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Intermittent Naltrexone Among Polysubstance Users (Project iN)

This study has been completed.
National Institute on Drug Abuse (NIDA)
Information provided by (Responsible Party):
Glenn-Milo Santos, University of California, San Francisco Identifier:
First received: November 2, 2012
Last updated: December 12, 2014
Last verified: December 2014
Naltrexone, a µ-opioid receptor antagonist, is a promising agent for methamphetamine-using and binge-drinking men who have sex with men (MSM). Naltrexone has shown efficacy in reducing relapse to amphetamines and is FDA-approved for alcohol dependence. Oral naltrexone is inexpensive and has few toxicities but the standard daily regimen for naltrexone is problematic as patients forget to take the medication. Given the challenges in daily dosing, alternate regimen schedules have been proposed to increase efficacy and expand the population that may benefit from this pharmacologic agent. One approach is intermittent targeted administration of naltrexone, whereby individuals take the medication as-needed in anticipation of substance use or during periods of craving. Administration of naltrexone prior to exposure to amphetamines significantly attenuates craving and targeted naltrexone has shown efficacy in reducing heavy alcohol use. However, there have been no studies assessing intermittent targeted dosing of naltrexone among methamphetamine-using and binge-drinking MSM. Polysubstance use patterns are common among MSM, and studies among those who abuse more than one substance are urgently needed. The aims of this study are to determine whether targeted dosing of naltrexone is feasible, tolerable and acceptable among non-dependent methamphetamine-using and binge-drinking MSM.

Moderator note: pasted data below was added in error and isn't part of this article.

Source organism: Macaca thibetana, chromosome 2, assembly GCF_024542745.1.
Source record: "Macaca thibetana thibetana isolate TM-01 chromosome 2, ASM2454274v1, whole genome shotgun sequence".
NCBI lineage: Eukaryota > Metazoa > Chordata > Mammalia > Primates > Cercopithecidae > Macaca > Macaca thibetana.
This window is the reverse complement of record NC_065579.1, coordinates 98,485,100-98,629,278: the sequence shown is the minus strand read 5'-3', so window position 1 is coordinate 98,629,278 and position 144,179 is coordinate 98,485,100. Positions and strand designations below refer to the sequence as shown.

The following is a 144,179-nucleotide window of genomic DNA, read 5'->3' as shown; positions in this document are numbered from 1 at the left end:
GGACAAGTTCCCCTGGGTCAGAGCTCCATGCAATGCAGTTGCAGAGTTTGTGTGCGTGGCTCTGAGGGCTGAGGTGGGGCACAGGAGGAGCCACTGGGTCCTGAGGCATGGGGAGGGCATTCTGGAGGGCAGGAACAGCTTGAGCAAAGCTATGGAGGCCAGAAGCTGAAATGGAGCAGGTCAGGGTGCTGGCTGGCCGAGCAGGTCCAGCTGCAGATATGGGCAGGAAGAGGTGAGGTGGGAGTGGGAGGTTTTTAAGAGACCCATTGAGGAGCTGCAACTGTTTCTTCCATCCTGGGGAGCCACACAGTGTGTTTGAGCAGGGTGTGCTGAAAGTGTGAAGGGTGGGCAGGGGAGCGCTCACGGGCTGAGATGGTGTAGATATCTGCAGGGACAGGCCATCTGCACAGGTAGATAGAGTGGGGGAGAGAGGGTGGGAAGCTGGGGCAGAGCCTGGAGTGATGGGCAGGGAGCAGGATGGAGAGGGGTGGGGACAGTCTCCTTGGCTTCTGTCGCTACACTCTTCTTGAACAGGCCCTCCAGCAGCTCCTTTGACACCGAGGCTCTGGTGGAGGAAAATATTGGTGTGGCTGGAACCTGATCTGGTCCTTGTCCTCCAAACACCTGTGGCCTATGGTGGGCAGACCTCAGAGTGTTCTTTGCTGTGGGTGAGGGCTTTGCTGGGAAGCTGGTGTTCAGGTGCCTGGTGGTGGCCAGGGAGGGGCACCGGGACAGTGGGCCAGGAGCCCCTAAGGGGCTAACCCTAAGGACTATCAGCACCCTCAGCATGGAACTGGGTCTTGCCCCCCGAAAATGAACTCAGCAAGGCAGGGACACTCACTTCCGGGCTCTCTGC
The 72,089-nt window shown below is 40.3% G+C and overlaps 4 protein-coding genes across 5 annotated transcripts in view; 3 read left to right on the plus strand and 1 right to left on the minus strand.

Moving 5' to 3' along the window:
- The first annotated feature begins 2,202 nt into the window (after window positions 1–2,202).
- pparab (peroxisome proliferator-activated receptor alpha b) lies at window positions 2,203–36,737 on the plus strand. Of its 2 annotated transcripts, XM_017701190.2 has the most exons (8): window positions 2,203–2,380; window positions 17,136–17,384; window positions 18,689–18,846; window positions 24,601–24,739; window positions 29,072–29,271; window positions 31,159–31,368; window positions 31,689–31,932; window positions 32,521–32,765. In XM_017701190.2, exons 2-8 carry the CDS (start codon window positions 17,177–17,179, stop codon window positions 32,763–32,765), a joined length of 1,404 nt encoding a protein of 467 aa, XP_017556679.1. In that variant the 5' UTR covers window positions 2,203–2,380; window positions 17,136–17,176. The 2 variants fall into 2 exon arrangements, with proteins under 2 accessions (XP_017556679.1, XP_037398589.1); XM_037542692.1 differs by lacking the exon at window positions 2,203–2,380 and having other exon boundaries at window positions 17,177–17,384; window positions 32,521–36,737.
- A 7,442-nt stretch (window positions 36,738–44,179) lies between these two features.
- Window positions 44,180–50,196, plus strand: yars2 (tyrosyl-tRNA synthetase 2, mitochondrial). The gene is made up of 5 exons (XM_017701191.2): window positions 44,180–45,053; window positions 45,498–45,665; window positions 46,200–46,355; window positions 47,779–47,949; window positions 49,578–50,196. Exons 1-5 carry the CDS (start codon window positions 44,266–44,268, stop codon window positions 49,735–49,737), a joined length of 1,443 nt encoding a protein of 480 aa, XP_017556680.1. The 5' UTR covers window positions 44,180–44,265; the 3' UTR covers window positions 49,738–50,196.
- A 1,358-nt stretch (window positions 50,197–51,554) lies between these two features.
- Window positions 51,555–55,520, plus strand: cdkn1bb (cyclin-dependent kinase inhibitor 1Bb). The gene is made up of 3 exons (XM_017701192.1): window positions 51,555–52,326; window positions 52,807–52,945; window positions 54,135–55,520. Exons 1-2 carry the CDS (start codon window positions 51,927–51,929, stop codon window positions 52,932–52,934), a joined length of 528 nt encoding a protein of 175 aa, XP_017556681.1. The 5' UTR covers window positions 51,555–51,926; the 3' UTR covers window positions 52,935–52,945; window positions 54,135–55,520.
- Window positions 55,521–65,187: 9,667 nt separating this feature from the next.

Condition Intervention Phase
Drug: Intermittent Oral Naltrexone
Drug: Placebo
Phase 2

Study Type: Interventional
Study Design: Allocation: Randomized
Intervention Model: Parallel Assignment
Masking: Double Blind (Participant, Care Provider, Investigator, Outcomes Assessor)
Primary Purpose: Prevention

Resource links provided by NLM:

Further study details as provided by University of California, San Francisco:

Primary Outcome Measures:
  • Feasibility [ Time Frame: proportions eligible and enrolled assessed on ongoing basis throughout the study, proportion of visits completed assessed bi-weekly for each participant; overall retention assessed over 2 month follow-up for each participant ]
    Proportion of persons screened who are eligible and enrolled; proportion of scheduled study visits completed; final retention by study arm.

  • Tolerability [ Time Frame: at each bi-weekly visit throughout the 2 month follow-up for each participant ]
    Comparison of adverse events in the naltrexone and placebo arms.

  • Acceptability [ Time Frame: adherence assessed daily through electronic monitoring, pill count and self-report assessed at bi-weekly visits over the course of 2 month follow-up ]
    Adherence to naltrexone and placebo, as determined via electronic monitoring device (WisePill) data, pill count, and self-report.

Secondary Outcome Measures:
  • Methamphetamine use and drinking outcomes [ Time Frame: assess at baseline, month 1 and month 2 visits ]
  • Sexual Behaviors [ Time Frame: assessed at baseline, month 1 and 2 visits ]

Enrollment: 30
Study Start Date: May 2013
Study Completion Date: November 2014
Primary Completion Date: October 2014 (Final data collection date for primary outcome measure)
Arms Assigned Interventions
Active Comparator: Naltrexone
Intermittent oral naltrexone to be taken on an as-needed basis for 8 weeks.
Drug: Intermittent Oral Naltrexone
Placebo Comparator: Placebo